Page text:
So long Duke
January 10, 2013 (WABC) -- I remember when I first met Rusty. Tall and incredibly handsome, with a head of lush red hair. He had an incredibly strong handshake and an infectious smile. It was an instant friendship. He was way smarter than me, and way funnier.
That was 36 years ago, right about now. We played basketball, watched basketball, talked and sometimes argued politics.
We met at critical time in both of our lives - before we settled down, before marriage(s), before kids, before mortgages and car payments. Before Rusty got sick.
He would eventually drop the nickname, Rusty. Everyone who knew him, called him Russell. Russell Eagan. And he had become a successful executive for some popular and very large restaurant chains.
The cancer attacked a kidney, and it was removed. The cancer and the kidney. If anyone could survive on one, it was Rusty. And he did. For several years. Rusty had a remarkable sense of self, and an even more remarkable inner strength. Then, last summer, they found cancer in his other kidney. And other places. And even this big, strong hunk of a guy couldn't fight it, at least not for long.
The end came Wednesday morning, at sunrise. 36 hours before that, he had told his wife Mary and their two kids - Sarah, 20, and David, 15 - that he wanted to stop fighting this devil of a disease, that he wanted to go in peace. And so they let him.
People die every day. Hearts are broken over the loss. Families grieve. Friends mourn. Today, I'm one of those friends, mourning. And thinking about Rusty's family, that's grieving. These last few days have brought me in contact with old friends, who also cry for Rusty. We've been emailing old photos - of us as younger and less gray.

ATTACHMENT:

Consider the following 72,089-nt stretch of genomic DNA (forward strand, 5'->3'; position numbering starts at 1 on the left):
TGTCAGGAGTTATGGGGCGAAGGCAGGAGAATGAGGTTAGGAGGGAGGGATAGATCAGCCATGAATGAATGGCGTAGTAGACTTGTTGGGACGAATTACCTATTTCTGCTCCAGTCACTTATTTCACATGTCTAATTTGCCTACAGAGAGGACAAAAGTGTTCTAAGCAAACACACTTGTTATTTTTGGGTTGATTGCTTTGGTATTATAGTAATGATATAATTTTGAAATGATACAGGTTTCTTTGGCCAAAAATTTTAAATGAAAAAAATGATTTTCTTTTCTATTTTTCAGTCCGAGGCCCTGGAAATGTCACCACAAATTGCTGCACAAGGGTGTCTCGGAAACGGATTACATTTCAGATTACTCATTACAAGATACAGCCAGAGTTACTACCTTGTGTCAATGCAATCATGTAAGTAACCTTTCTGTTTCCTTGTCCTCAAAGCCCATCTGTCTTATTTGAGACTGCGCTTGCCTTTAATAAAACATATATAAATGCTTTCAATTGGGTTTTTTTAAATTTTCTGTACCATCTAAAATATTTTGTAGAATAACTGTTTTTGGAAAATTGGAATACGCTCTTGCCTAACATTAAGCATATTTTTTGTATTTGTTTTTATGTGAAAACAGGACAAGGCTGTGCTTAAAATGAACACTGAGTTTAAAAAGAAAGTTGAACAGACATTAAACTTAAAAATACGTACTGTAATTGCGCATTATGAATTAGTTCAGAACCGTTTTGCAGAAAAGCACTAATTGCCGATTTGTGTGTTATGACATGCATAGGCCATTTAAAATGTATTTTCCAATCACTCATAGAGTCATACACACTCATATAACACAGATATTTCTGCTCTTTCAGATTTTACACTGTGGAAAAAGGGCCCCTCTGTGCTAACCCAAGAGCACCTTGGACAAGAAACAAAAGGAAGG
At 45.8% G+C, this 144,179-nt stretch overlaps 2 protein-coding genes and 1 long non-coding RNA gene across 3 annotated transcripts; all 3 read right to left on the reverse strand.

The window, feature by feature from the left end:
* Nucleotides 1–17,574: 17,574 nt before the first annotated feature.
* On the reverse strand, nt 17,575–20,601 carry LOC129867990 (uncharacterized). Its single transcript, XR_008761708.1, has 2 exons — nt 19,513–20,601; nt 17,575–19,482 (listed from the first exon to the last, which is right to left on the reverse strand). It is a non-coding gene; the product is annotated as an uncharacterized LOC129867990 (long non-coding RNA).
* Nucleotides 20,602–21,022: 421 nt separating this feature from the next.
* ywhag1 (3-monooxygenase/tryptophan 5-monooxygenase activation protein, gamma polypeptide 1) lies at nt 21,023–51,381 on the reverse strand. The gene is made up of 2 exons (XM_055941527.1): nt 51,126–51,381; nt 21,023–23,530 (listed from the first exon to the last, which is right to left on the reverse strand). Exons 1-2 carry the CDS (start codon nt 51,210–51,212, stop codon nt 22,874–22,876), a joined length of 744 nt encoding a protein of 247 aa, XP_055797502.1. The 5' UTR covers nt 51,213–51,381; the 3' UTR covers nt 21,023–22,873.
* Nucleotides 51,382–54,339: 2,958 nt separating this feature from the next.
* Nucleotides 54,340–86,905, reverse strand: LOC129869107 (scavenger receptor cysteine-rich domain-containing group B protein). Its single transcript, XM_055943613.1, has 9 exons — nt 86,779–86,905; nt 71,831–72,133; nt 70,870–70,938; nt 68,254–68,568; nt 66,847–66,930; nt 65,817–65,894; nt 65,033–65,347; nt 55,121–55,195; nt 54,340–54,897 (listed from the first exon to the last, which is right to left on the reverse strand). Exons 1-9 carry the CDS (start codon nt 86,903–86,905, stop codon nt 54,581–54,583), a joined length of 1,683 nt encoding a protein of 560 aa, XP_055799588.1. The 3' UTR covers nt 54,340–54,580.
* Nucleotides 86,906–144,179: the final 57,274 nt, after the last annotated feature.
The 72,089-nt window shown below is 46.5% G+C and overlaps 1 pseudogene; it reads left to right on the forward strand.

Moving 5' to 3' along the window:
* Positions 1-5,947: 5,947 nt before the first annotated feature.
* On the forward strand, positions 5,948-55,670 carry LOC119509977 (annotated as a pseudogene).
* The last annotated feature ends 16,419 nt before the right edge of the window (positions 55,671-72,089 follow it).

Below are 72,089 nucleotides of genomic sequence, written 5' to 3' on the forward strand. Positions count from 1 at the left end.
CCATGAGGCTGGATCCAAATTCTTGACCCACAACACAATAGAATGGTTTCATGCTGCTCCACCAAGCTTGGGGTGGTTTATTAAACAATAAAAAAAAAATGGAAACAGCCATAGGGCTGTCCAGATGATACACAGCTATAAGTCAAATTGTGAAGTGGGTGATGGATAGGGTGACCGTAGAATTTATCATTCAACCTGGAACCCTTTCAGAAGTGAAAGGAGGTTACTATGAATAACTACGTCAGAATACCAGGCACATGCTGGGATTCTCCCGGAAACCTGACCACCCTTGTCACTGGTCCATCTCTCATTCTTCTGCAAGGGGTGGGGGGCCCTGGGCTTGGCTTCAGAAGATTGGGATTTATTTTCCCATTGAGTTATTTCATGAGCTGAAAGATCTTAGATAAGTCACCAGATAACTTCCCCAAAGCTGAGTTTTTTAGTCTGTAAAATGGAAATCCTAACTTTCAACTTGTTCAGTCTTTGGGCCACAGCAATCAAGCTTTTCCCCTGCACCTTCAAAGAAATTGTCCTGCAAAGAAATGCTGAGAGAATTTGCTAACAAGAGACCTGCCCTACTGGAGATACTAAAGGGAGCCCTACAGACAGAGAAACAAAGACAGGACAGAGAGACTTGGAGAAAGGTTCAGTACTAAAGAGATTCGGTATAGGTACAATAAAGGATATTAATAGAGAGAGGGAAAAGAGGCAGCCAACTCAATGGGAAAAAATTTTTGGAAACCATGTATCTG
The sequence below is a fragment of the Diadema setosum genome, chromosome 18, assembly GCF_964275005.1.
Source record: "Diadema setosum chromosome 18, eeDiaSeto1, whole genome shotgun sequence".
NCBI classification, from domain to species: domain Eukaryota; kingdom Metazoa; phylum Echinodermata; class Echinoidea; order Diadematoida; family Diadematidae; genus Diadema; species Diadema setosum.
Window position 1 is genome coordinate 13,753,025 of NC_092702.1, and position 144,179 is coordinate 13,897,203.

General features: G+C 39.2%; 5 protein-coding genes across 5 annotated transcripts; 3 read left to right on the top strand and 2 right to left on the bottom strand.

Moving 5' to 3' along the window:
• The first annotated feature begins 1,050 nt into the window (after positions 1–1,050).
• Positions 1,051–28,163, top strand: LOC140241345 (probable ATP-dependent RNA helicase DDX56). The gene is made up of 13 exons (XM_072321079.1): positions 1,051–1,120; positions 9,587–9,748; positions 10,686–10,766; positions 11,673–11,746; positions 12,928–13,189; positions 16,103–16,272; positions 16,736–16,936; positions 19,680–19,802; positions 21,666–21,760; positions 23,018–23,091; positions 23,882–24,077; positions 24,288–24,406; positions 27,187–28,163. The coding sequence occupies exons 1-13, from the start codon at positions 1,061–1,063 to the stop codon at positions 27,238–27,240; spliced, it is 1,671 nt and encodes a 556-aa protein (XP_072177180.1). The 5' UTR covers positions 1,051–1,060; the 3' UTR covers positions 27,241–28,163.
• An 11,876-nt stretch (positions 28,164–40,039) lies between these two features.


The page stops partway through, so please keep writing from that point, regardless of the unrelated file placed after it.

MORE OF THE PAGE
It seems like yesterday. It seems like forever. So long Duke. I so-hope you got as much from our great friendship as I did.
Everyone has a back story, and today, that's mine, as we prepare our 11 p.m. newscast.
Tonight at 11, we're going to take a look at the growing worries about the flu. It's not panic, but the fears from health officials are real, 5 weeks before the flu season officially ends. There's a reported shortage of vaccines, and the number of emergency room visits from people complaining of the flu or flu-like symptoms is growing. Fast.
We'll have the latest.
We'll also have any breaking news of the night, plus Meteorologist Amy Freeze (in for Lee Goldberg) with her AccuWeather forecast, and Rob Powers with the night's sports. I hope you can join Liz Cho (in for Sade Baderinwa) and me, tonight at 11.
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